As it gradually becomes available for popular Android devices in the coming months, Alphabet Inc./Google's (GOOGL) Android 8.0 (Oreo) should be popular with Android users unhappy about battery life, notification overload, boot times and other nuts-and-bolts issues. Nonetheless, in light of what Apple Inc. (AAPL) has baked into iOS 11, Google might eventually wish it took a more aggressive approach to revamping its mobile OS.

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Five months after unveiling a developer preview of Android 8.0, Google officially launched the OS at an NYC event. Some of its noteworthy features:

  • Battery life and performance are improved by restricting what apps running in the background can do. This includes setting limits on how often they use a phone's GPS radio to get location updates.
  • Boot times are significantly lowered. Google claims a 2x improvement for Pixel phones.
  • Different types of notifications from an app are collapsed and grouped into "channels." By pressing and holding a notification or visiting the Settings menu, users can control how a particular channel acts, including whether notifications appear on the lock screen, produce sound, or lead a phone to vibrate. They can also fully block a channel's notifications, or snooze them for a certain amount of time.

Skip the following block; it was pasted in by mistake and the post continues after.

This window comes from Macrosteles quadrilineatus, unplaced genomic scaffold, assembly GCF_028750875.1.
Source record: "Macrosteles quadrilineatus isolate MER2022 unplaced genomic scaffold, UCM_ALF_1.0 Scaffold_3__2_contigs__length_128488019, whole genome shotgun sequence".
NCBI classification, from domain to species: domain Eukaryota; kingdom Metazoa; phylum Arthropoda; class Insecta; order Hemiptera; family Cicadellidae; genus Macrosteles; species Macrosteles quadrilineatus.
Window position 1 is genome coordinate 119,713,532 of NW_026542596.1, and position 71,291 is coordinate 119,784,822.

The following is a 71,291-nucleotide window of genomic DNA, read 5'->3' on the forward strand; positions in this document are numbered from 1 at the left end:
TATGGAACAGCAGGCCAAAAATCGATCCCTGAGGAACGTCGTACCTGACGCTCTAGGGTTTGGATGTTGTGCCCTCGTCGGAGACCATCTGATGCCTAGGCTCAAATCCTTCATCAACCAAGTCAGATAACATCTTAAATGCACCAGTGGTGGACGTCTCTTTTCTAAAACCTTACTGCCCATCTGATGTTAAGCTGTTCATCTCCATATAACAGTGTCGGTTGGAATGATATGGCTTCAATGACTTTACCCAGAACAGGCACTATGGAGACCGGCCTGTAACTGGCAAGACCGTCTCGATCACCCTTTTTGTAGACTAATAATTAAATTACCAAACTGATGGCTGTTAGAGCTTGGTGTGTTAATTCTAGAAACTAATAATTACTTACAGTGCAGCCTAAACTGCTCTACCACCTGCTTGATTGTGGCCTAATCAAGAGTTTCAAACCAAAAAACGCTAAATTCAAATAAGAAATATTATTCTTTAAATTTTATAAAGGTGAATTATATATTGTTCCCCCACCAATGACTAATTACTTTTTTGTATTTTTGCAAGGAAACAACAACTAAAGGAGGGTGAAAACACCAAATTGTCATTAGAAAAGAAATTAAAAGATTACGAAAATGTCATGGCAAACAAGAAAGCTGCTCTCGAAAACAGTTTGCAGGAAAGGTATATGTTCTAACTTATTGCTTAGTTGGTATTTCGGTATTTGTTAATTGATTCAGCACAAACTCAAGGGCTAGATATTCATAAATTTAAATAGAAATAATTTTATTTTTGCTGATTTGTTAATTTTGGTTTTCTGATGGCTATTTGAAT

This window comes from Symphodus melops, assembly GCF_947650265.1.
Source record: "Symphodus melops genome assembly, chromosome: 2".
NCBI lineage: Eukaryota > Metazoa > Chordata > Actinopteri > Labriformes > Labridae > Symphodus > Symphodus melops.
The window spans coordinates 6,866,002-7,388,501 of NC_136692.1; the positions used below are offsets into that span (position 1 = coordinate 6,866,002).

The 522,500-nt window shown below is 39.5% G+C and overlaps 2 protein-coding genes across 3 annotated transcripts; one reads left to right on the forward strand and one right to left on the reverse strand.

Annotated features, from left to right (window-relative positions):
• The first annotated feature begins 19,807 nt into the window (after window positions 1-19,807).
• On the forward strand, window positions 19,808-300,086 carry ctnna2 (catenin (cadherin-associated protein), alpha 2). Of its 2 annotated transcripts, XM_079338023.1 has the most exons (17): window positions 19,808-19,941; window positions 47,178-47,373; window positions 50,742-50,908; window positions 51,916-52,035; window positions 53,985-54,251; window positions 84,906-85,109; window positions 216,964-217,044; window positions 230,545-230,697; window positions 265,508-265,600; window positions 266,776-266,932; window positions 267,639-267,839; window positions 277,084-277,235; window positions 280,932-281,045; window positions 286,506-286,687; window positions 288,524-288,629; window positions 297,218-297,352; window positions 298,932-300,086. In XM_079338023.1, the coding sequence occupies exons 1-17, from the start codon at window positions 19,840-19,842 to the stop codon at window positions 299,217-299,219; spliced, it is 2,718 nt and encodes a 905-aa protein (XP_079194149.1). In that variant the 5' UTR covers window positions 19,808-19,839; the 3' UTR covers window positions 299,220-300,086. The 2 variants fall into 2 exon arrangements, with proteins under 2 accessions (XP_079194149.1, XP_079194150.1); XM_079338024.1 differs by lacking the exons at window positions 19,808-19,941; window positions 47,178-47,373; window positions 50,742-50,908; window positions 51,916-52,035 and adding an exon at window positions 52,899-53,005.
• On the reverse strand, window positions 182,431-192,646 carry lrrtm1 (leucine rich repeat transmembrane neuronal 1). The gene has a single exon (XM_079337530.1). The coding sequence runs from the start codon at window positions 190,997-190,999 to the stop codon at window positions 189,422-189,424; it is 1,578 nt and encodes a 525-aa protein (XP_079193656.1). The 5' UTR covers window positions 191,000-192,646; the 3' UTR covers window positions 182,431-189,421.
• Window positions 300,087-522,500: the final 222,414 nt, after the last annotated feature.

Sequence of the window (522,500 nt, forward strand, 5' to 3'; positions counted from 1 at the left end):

• "Notification dots" can appear on an app's home screen icon. By tapping on the dots, users can see new content from an app (for example, new e-mails or news feed posts) without having to fully open it.
  • An autofill programming interface (API) lets users quickly enter saved login info for an app.
  • A picture-in-picture mode (long an iOS staple) allows a video to continue playing while a user checks out the home screen or another app.
  • Apps can support AAudio, a new API that improves audio performance for apps requiring low latency (for example, voice and video calls).

Google also used its event to tout some new Android features that aren't restricted to 8.0. These include Instant Apps, which lets a user almost immediately start using some of an app's features without installing it (they can install later if they want to). As well as Google Play Protect, a set of mobile security services that does things such as scan/verify apps, secure mobile browsers and remotely locate a device. Mobile security software firms such as AVG Technologies and Lookout probably aren't thrilled to see Play Protect.

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Much like prior Android updates, 8.0 will take a few months to roll out to popular phones, due to the time needed by OEMs and carriers to prepare updates that include their own apps (often derided as bloatware) and custom interfaces -- Apple, which is solely responsible for rolling out its OS updates, doesn't have the same problem. Google is, however, promising updates will arrive faster starting with 8.0, thanks to the arrival of a new modular Android code architecture.

Here comes the new Android.
Here comes the new Android.

In a vacuum, Android 8.0 is a pretty solid update. Perhaps more impressive on the whole than Android 7.0 (Nougat), which brought with it features such as a split-screen app view, a Data Saver mode and (for some devices) support for Google's Daydream virtual reality platform. The only problem is that Apple is hardly standing still either.